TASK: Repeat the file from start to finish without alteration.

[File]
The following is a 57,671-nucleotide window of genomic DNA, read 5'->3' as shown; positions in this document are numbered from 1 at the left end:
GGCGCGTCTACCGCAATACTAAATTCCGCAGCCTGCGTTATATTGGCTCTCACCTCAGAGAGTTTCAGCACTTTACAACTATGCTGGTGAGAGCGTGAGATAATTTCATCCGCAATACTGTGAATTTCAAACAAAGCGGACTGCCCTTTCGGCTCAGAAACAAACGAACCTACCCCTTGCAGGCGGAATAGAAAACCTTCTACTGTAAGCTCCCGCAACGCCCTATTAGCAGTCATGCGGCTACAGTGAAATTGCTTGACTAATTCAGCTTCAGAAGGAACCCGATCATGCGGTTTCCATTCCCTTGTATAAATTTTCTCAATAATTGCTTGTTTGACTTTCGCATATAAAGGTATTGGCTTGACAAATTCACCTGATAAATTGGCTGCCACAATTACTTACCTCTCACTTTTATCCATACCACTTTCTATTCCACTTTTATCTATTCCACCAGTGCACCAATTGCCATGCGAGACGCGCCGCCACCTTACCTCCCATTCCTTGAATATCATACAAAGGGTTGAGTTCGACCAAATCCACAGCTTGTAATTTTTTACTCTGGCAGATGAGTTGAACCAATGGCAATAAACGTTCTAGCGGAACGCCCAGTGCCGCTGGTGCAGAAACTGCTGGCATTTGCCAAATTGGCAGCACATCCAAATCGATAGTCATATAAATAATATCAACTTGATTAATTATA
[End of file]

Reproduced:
The following is a 57,671-nucleotide window of genomic DNA, read 5'->3' as shown; positions in this document are numbered from 1 at the left end:
GGCGCGTCTACCGCAATACTAAATTCCGCAGCCTGCGTTATATTGGCTCTCACCTCAGAGAGTTTCAGCACTTTACAACTATGCTGGTGAGAGCGTGAGATAATTTCATCCGCAATACTGTGAATTTCAAACAAAGCGGACTGCCCTTTCGGCTCAGAAACAAACGAACCTACCCCTTGCAGGCGGAATAGAAAACCTTCTACTGTAAGCTCCCGCAACGCCCTATTAGCAGTCATGCGGCTACAGTGAAATTGCTTGACTAATTCAGCTTCAGAAGGAACCCGATCATGCGGTTTCCATTCCCTTGTATAAATTTTCTCAATAATTGCTTGTTTGACTTTCGCATATAAAGGTATTGGCTTGACAAATTCACCTGATAAATTGGCTGCCACAATTACTTACCTCTCACTTTTATCCATACCACTTTCTATTCCACTTTTATCTATTCCACCAGTGCACCAATTGCCATGCGAGACGCGCCGCCACCTTACCTCCCATTCCTTGAATATCATACAAAGGGTTGAGTTCGACCAAATCCACAGCTTGTAATTTTTTACTCTGGCAGATGAGTTGAACCAATGGCAATAAACGTTCTAGCGGAACGCCCAGTGCCGCTGGTGCAGAAACTGCTGGCATTTGCCAAATTGGCAGCACATCCAAATCGATAGTCATATAAATAATATCAACTTGATTAATTATA